Top Ten Non-Local Books of 2016

City Paper

1. Heather Ann Thompson, “Blood in the Water: The Attica Prison Uprising of 1971 and Its Aftermath” (Pantheon Books)

In September, Red Emma’s was packed the night Heather Ann Thompson came to talk about what happened at the Attica Correctional Facility in 1971, when a takeover of the prison by inmates demanding their human rights commanded the attention of the entire country. The subsequent massacre of the inmates—and their hostages—by the New York State Police remains one of the darker chapters in American history, not just for how preventable the butchery was but for how determined state authorities were to keep light from ever touching the truth. Drawn from Thompson’s decade of research and tireless pursuit of the cover-up, this book gives incredible dimension to the tragedy: at some points, her reconstruction of the slow and then fast descent into hell at Attica is minute-by-minute. The result is more than a brilliantly crafted, humane work of history—it’s a breakthrough in our understanding of the carceral state. (Andrew Holter)

2. Colson Whitehead, “Underground Railroad” (Doubleday)

Whitehead’s National-Book-Award-winning novel turns the 19th-century network of pathways and safe houses that ferreted enslaved people in the American South to free states as an actual locomotive that travels underground. It’s a fabulous speculative-fiction conceit to inject into a distinctly American freedom saga, and Whitehead brings the full arsenal of his genre-hopping writer’s mind to his tale of Cora and Caesar fleeing from the horrifying Randall plantation in Georgia. Hands down the best American reinvention of the historical novel since Thomas Pynchon’s “Mason & Dixon.” (Bret McCabe)

3. Tommy Pico, “IRL” (Birds, LLC)

The one thing that everyone who has read this book keeps saying is that it is an extended text message—as in, that’s its poetic form. Okay, sure; It’s that, but it is also a contemporary epic poem the rolls through an uninterrupted stream of verse on queer desire, friendship, social media, FOMO, and the effect of centuries worth of cultural and literal genocide of indigenous people. Tommy Pico deploys a self-conscious and self-effacing voice that shows how the detritus of history is also glitter of popular culture. (Anthony Moll)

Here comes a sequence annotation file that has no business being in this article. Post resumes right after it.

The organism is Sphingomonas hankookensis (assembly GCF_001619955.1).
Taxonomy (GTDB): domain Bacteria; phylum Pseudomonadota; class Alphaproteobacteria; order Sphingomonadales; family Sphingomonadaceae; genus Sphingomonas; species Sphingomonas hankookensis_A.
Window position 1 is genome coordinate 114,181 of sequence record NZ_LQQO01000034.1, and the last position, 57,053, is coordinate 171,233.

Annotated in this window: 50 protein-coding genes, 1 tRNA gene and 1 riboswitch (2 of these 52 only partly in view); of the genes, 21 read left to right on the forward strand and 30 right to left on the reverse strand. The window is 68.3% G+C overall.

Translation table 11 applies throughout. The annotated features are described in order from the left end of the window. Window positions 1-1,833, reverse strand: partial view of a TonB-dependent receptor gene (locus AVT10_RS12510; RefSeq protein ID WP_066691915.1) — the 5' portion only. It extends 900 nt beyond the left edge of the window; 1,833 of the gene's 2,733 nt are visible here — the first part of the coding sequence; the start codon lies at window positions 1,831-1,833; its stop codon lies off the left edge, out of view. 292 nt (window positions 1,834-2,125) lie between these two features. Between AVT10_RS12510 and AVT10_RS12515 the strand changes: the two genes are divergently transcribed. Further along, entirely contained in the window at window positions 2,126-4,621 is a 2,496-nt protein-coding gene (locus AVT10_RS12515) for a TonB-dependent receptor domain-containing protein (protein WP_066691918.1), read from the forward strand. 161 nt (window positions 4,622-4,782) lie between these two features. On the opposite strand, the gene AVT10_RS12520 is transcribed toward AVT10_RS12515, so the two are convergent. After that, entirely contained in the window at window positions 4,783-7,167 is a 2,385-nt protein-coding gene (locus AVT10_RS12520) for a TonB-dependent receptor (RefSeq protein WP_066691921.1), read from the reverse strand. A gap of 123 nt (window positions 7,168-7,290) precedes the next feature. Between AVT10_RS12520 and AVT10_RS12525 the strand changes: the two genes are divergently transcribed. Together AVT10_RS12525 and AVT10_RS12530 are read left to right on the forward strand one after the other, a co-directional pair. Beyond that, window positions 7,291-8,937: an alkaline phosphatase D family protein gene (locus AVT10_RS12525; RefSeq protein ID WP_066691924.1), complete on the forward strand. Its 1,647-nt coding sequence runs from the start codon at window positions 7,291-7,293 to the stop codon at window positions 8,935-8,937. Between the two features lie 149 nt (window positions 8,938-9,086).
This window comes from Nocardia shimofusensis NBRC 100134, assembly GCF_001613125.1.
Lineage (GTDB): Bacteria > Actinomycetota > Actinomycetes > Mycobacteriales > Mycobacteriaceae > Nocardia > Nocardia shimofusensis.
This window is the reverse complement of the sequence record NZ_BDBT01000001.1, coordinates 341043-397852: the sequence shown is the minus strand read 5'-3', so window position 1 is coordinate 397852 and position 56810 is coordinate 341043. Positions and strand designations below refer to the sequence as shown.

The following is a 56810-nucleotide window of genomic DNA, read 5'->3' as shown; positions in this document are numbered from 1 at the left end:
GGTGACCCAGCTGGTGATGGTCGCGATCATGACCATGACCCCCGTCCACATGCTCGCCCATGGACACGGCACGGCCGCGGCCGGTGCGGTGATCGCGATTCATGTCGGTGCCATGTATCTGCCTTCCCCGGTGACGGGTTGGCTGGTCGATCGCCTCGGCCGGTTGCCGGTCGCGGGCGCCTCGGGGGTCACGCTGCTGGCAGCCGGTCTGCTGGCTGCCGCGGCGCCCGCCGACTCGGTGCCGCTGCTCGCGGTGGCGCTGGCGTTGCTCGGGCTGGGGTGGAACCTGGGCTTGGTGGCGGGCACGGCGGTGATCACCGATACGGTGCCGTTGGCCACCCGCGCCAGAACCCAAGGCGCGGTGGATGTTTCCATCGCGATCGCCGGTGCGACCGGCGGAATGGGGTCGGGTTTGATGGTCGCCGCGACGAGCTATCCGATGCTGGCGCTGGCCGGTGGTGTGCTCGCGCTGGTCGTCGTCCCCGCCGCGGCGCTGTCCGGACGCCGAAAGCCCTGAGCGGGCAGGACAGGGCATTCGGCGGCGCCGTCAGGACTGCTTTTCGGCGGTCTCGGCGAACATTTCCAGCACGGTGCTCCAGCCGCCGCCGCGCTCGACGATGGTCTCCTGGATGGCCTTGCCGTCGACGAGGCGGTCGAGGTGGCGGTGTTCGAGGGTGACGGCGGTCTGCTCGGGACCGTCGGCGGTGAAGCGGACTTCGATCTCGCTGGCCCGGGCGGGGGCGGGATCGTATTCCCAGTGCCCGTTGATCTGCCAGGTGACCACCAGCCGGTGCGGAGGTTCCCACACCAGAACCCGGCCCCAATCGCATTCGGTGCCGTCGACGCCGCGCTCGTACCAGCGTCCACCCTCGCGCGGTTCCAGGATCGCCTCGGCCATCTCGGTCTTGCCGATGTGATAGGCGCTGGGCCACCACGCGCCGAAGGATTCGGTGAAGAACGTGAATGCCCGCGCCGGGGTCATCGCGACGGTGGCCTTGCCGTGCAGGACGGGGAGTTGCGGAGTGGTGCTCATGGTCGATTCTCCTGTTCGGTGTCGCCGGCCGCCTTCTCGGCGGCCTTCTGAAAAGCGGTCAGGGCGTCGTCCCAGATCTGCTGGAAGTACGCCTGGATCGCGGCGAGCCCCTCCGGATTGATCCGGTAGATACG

4. Masha Gessen, “Where the Jews Aren’t: The Sad and Absurd Story of Birobidzhan, Russia’s Jewish Autonomous Region” (Random House)

Occasionally, Masha Gessen’s conversational history of Birobidzhan, a U.S.S.R-planned Jewish homeland in the ’30s that didn’t quite work out (“one of the worst good ideas ever”), moves into the first-person and gets grounded in the right now, drawing a line to the Jews sent off with a one-way ticket to a place to call their own (with untenable land and near the Chinese border) to Gessen’s own life (she left Russia where she was born, returned to Russia and left again for fear of its anti-LGBTQ laws and how they might take her children away under Putin) later on. But “Where the Jews Aren’t” is about the less brave ones too, the people scrapping and the ones selling out, especially writer David Bergelson, who flirted with supporting the U.S.S.R. and penned propaganda about Birobidzhan that moved Jews to this shithole to call their own. Bergelson’s an example of who not to be and a vessel through which we understand how authoritarian regimes shred people’s ethics. (Brandon Soderberg)

5. Jace Clayton, “Uproot: Travels In 21st Century Music and Digital Culture” (Farrar, Straus and Giroux)

Writer and musician Jace Clayton aka DJ/Rupture’s “Uproot: Travels In 21st Century Music and Digital Culture” thinks hard about how cultural musics bump into and blend with digital culture: Auto-Tune is understood as more cosmetic than corrective and ties to a dive into Berber musicians in North Africa who mixed acoustic sounds with Auto-Tune’s electronic vibrations; Jimi Hendrix’s take on ‘The Star-Spangled Banner’ is “the sonic enactment of a black American staking out a piece of the nation for himself,” Clayton writes; and an unraveling of how World Music was branded and handed to the ponytail and sandals set in the ’80s is like reading a collaboration between Howard Zinn and Ellen Willis. Nagging the book’s thesis is the fear of being subsumed, which is valid, but Clayton offers up an optimistic though never tech-utopian travelogue around the world in the new millenium where internet connection makes small ideas big and software, the new vanguard. (BS)

6. Teju Cole, “Known and Strange Things” (Random House)